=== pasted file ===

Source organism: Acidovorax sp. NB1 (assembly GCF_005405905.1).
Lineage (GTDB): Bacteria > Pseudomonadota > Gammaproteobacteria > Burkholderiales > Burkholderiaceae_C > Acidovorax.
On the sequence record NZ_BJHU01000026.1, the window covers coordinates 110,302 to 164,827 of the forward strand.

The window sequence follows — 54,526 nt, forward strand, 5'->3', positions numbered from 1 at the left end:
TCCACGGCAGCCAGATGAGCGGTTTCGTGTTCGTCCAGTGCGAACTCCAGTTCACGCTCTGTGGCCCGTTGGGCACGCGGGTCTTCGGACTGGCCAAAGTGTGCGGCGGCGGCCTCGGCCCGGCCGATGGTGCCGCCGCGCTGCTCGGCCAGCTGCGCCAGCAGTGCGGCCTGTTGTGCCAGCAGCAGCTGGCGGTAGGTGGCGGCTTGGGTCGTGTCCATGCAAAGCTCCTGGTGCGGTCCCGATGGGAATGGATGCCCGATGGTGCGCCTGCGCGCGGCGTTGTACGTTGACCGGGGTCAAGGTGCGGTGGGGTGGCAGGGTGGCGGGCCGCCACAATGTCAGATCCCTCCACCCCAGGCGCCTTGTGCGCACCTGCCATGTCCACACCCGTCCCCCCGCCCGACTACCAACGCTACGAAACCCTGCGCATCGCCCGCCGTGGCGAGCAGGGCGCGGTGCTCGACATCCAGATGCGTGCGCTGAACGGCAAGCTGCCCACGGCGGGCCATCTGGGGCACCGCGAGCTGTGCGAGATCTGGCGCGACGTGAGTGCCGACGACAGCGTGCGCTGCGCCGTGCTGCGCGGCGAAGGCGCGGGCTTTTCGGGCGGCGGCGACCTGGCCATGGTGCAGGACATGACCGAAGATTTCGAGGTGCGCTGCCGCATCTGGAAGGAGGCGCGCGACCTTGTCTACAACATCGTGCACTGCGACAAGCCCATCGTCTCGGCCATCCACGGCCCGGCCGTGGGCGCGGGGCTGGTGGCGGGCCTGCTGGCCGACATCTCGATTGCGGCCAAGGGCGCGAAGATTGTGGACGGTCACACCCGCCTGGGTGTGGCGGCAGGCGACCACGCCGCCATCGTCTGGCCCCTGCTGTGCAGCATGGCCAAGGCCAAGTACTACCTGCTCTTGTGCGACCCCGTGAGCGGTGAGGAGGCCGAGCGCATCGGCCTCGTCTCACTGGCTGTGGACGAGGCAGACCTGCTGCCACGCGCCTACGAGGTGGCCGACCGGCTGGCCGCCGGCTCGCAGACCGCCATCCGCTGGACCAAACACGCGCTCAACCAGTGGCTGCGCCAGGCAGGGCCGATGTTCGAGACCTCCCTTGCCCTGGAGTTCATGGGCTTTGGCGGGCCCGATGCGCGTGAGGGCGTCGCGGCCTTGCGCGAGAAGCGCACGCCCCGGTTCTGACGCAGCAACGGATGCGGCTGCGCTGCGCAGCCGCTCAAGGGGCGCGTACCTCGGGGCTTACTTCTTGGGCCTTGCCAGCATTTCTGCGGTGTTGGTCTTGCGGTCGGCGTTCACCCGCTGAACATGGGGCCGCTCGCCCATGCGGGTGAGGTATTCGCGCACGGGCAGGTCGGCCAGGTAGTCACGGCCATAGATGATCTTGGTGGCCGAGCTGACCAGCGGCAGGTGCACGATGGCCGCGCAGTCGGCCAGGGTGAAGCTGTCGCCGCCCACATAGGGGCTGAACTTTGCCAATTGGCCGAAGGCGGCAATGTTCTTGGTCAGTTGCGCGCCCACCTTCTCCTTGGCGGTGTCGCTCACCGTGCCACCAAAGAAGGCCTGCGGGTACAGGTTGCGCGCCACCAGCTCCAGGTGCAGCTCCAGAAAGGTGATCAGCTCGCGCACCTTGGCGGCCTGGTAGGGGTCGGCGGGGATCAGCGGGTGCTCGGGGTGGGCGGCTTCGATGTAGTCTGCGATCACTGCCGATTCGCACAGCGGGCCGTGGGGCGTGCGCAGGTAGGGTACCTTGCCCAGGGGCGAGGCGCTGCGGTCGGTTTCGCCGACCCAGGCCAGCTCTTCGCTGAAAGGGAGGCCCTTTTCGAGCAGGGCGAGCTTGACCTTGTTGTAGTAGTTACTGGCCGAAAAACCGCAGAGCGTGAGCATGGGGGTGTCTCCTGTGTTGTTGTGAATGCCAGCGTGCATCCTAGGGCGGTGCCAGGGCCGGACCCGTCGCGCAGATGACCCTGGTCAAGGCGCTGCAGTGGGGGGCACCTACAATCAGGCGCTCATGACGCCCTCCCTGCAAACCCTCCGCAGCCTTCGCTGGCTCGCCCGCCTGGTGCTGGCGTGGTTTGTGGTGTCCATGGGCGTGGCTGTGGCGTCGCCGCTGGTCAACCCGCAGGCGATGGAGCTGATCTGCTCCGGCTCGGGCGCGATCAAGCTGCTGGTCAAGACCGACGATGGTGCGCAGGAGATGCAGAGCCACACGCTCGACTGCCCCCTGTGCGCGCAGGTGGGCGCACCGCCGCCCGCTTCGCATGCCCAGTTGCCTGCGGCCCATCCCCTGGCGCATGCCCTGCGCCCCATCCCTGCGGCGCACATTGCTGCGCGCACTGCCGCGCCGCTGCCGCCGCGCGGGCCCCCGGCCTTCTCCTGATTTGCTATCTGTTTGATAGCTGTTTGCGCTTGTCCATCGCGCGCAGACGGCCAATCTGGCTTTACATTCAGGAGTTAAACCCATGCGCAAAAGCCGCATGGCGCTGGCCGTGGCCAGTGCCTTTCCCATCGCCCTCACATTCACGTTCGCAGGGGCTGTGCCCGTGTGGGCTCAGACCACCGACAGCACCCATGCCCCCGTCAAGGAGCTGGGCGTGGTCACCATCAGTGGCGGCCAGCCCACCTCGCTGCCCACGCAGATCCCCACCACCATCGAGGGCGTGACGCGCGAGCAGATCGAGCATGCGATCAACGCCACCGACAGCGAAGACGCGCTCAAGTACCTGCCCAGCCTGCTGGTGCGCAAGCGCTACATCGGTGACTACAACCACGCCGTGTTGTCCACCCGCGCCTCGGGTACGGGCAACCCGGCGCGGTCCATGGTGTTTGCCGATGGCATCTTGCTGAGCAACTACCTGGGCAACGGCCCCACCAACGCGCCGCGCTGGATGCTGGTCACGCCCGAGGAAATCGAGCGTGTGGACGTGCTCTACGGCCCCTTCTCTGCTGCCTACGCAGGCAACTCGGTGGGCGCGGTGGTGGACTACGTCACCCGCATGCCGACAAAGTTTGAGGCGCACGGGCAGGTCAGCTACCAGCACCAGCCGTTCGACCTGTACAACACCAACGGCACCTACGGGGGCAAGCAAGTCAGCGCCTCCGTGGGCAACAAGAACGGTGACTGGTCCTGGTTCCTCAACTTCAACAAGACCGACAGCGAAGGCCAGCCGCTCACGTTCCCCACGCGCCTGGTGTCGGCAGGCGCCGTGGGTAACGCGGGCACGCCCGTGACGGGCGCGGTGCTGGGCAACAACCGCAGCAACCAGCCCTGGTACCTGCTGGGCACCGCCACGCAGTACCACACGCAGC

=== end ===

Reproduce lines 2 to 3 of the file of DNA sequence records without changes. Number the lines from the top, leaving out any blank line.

Lineage (GTDB): Bacteria > Pseudomonadota > Gammaproteobacteria > Burkholderiales > Burkholderiaceae_C > Acidovorax.
On the sequence record NZ_BJHU01000026.1, the window covers coordinates 110,302 to 164,827 of the forward strand.